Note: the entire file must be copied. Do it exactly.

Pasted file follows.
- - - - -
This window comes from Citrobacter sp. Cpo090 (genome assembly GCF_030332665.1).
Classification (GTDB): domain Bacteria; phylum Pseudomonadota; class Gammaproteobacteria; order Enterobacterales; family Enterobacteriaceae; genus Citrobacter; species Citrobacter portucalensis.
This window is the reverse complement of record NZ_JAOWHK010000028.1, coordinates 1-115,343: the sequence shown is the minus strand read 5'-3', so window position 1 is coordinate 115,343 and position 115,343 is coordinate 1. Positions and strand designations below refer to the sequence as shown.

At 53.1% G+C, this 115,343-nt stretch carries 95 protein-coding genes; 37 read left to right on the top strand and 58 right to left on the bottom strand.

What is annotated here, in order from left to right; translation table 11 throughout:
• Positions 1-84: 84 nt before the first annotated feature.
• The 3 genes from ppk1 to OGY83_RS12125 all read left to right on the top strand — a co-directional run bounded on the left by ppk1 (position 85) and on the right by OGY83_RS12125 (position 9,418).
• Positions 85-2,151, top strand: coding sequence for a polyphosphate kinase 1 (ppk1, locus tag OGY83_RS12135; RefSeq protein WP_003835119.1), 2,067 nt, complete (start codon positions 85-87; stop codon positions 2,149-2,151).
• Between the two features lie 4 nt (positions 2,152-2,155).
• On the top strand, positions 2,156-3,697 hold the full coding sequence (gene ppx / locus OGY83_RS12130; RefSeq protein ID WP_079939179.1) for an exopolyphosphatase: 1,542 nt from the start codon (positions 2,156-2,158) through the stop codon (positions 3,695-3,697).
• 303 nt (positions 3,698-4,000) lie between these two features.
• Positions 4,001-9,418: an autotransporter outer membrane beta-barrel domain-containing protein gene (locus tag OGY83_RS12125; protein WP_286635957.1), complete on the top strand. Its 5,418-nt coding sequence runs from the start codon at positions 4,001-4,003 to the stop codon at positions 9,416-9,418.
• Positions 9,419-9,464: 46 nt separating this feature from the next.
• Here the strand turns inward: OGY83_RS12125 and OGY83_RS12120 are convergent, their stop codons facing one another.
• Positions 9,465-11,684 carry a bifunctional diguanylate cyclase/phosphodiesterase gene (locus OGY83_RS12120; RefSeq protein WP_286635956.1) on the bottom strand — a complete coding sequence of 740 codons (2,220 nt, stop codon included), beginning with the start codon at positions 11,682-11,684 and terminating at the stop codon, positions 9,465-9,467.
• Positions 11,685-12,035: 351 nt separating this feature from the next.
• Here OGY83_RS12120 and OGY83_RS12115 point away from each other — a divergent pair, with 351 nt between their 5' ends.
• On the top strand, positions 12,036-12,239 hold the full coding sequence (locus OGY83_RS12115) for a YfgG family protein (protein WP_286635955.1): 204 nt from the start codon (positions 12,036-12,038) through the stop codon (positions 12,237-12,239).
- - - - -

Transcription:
This window comes from Citrobacter sp. Cpo090 (genome assembly GCF_030332665.1).
Classification (GTDB): domain Bacteria; phylum Pseudomonadota; class Gammaproteobacteria; order Enterobacterales; family Enterobacteriaceae; genus Citrobacter; species Citrobacter portucalensis.
This window is the reverse complement of record NZ_JAOWHK010000028.1, coordinates 1-115,343: the sequence shown is the minus strand read 5'-3', so window position 1 is coordinate 115,343 and position 115,343 is coordinate 1. Positions and strand designations below refer to the sequence as shown.

At 53.1% G+C, this 115,343-nt stretch carries 95 protein-coding genes; 37 read left to right on the top strand and 58 right to left on the bottom strand.

What is annotated here, in order from left to right; translation table 11 throughout:
• Positions 1-84: 84 nt before the first annotated feature.
• The 3 genes from ppk1 to OGY83_RS12125 all read left to right on the top strand — a co-directional run bounded on the left by ppk1 (position 85) and on the right by OGY83_RS12125 (position 9,418).
• Positions 85-2,151, top strand: coding sequence for a polyphosphate kinase 1 (ppk1, locus tag OGY83_RS12135; RefSeq protein WP_003835119.1), 2,067 nt, complete (start codon positions 85-87; stop codon positions 2,149-2,151).
• Between the two features lie 4 nt (positions 2,152-2,155).
• On the top strand, positions 2,156-3,697 hold the full coding sequence (gene ppx / locus OGY83_RS12130; RefSeq protein ID WP_079939179.1) for an exopolyphosphatase: 1,542 nt from the start codon (positions 2,156-2,158) through the stop codon (positions 3,695-3,697).
• 303 nt (positions 3,698-4,000) lie between these two features.
• Positions 4,001-9,418: an autotransporter outer membrane beta-barrel domain-containing protein gene (locus tag OGY83_RS12125; protein WP_286635957.1), complete on the top strand. Its 5,418-nt coding sequence runs from the start codon at positions 4,001-4,003 to the stop codon at positions 9,416-9,418.
• Positions 9,419-9,464: 46 nt separating this feature from the next.
• Here the strand turns inward: OGY83_RS12125 and OGY83_RS12120 are convergent, their stop codons facing one another.
• Positions 9,465-11,684 carry a bifunctional diguanylate cyclase/phosphodiesterase gene (locus OGY83_RS12120; RefSeq protein WP_286635956.1) on the bottom strand — a complete coding sequence of 740 codons (2,220 nt, stop codon included), beginning with the start codon at positions 11,682-11,684 and terminating at the stop codon, positions 9,465-9,467.
• Positions 11,685-12,035: 351 nt separating this feature from the next.
• Here OGY83_RS12120 and OGY83_RS12115 point away from each other — a divergent pair, with 351 nt between their 5' ends.
• On the top strand, positions 12,036-12,239 hold the full coding sequence (locus OGY83_RS12115) for a YfgG family protein (protein WP_286635955.1): 204 nt from the start codon (positions 12,036-12,038) through the stop codon (positions 12,237-12,239).